Annette Dasch conquered the audience with her stunning portrayal of Elsa von Brabant. She captivated from the moment she appeared on stage. Dasch endowed Elsa with a chastity and devotion, which she reflected with ferocious virtue in her voice. She equally convinced in her growing panic and doubt concerning the true name of her savior and husband, Lohengrin.

In Act II, the slim beams with green light vertically erected on stage, I associated with the Northern Lights, from where, I imagined, Ortrud drew her powers. Elisabete Matos sang sinisterly brooding and highly vindictive. Her voice resonated all the envy Ortrud requires. Matos proved a scene stealer as Ortrud manipulated Telramund into her scheme to seed doubt in Elsa about Lohengrin’s origin. An intimidating and threatening tone permeated Wolfgang Koch’s angerful Telramund.

Lohengrin_MLieberenz3842.png

The light and darkness, Elsa’s innocent virtue and Ortrud’s jealousy and cunning, could not have been more strongly reflected than in the contrasting timbres of Dasch and Matos.

Dasch proved a riveting actress on all fronts. Rich in sound, convincingly emotional, and absolutely glamourous. What a voice! What great acting! I was absolutely enamoured by her.

Slightly superheroic with swan (or angel?) wings on his back, Peter Seiffert put on an honourable and warmhearted Lohengrin. Jesper Kongshaug’s lighting and smoking effects added explosive dramatic energy during Seiffert’s showstopping first appearance as Lohengrin...but no swan to be seen except for the wings on his back.

In the Third Act when he reveals he is Parsifal’s son, Lohengrin radiated nobly, almost saintly. Is Holten’s Lohengrin an angel as well? Yet even with his divine voice, Seiffert could not compete with Dasch's starpower. Still, above all, their synergy surged in romance and despair during their wedding night duet.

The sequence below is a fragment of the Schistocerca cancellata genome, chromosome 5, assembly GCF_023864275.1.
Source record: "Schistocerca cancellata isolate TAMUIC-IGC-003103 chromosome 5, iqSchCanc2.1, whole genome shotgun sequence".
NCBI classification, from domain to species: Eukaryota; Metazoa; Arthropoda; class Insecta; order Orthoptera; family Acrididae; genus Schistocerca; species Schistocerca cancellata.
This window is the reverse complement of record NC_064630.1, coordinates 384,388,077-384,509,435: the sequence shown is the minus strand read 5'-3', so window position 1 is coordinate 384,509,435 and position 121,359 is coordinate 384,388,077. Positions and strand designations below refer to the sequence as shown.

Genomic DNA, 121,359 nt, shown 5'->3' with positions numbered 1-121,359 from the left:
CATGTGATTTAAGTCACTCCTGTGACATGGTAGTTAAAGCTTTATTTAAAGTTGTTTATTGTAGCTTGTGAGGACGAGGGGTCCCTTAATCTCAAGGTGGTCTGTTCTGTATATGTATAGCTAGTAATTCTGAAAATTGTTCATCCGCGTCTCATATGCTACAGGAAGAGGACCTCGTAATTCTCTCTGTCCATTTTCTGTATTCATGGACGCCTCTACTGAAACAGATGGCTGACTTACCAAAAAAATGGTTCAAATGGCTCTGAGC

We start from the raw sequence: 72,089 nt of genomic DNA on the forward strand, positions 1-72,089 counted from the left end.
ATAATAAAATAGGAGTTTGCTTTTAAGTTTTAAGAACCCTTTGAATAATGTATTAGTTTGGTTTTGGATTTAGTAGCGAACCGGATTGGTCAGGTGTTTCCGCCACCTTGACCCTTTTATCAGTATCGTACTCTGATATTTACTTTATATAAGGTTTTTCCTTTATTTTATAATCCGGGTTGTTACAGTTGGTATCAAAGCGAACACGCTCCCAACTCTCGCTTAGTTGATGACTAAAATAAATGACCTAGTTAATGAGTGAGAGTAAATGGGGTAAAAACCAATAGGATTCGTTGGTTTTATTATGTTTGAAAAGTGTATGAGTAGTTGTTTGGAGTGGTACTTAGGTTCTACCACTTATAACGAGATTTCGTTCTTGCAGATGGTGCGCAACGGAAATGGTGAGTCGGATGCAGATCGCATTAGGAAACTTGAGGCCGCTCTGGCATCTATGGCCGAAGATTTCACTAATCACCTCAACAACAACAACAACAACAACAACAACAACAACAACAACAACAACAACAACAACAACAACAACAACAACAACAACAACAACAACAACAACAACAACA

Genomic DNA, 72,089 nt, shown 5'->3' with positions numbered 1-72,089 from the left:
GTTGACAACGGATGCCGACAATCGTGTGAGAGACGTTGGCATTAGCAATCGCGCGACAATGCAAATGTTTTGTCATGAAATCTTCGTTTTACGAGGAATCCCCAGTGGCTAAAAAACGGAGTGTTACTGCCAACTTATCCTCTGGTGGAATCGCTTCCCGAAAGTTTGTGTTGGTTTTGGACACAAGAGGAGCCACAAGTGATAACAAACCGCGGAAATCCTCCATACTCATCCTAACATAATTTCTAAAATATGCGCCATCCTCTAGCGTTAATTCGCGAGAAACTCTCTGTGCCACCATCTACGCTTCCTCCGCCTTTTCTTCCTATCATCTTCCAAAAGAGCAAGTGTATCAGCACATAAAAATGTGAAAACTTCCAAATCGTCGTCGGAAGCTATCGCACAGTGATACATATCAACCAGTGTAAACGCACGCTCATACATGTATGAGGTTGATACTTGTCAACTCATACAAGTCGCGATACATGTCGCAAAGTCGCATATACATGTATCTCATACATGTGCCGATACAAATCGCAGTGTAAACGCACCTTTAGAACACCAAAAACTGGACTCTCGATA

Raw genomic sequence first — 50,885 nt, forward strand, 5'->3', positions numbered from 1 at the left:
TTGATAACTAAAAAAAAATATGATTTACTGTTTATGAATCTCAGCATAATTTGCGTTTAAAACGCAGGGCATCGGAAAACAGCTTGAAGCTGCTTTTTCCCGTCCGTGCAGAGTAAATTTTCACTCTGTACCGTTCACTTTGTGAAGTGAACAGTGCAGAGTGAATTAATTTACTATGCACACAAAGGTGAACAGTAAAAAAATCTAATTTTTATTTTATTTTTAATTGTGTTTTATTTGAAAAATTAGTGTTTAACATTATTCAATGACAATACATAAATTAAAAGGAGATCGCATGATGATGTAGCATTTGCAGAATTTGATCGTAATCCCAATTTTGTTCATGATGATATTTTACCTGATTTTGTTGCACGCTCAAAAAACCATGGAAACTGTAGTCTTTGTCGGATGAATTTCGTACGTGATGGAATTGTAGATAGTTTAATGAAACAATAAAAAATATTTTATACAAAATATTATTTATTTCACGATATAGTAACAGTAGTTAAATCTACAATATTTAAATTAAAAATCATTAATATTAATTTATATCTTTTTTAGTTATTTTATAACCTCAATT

Holten’s ideas had some drawbacks. Gottfried’s role felt absently unexamined. At the front of the stage, his body was outlined as if at a modern crime scene. At the end, Ortrud redrew the lines emphatically provocative. It served as a continual reminder of Gottfried’s death.

After the glorious Bridal Chorus, during the wedding night, Holten’s strange inclusion of a one-person wedding bed with one pillow, that turned out to be Gottfried’s coffin covered by a white sheet with the corpse of Gottfried. In an unforeseen twist Holten seems to suggest that Ortrud was right. Elsa killed Gottfried? So there was no swan? Is Lohengrin then an angel?

Lohengrin_MLieberenz6643.png

Whatever these mysteries for interpretation, they certainly didn’t impede any of the musical drama.

In two last minute replacements, Günther Groissböck sang with a majesty that seemed to be emanating from every fibre of his body. His dashing and virtuous demeanor made for an excellent King Heinrich. Equally impressive as substitute was Markus Brück as Announcer of the King. However brief his moments, Brück owned the stage with his grounded voice as if he was the actual lead character.

With Alex Kober, the Orchestra of the DOB’s luscious strings carried on Wagner’s fast-paced drive. From the balconies or from high up in the wings, the brilliance from the brass and pulsating percussion resonated in Wagner’s majestic passages, providing spectacular moments in Act III.

In addition, under Kober the solos flashed, more so than in the powerful and thickened texture of Runnicles’s Parsifal. Then again, Lohengrin has the lighter touch of a younger Richard, whereas his last opera has a much consuming score. Runnicles optimized the power of Parsifal’s length that forces the listener to travel deeper into Wagner’s intoxicating musical cosmos.

This was just the DOB in the Fall. If you at their programming this spring, they cast the best Wagner singers (including, Herlitzius and Westbroek) for the final two performances of its current production of Ring Cycle in April. You can still catch in this Lohengrin in February.

While for the newcomers, a visit to Tannhäuser or Der fliegende Holländer should be a highly encouraging introduction to Wagner’s world.

If you can’t make it to Bayreuth, when it comes to frequent and consistent Wagnerian vocal extravagance, the Deutsche Oper is the place to be in Berlin.

David Pinedo

Heard December 11, 2016, Deutsch Oper Berlin.

Send to a friend

Send a link to this article to a friend with an optional message.

Friend's Email Address: (required)

Your Email Address: (required)

Message (optional):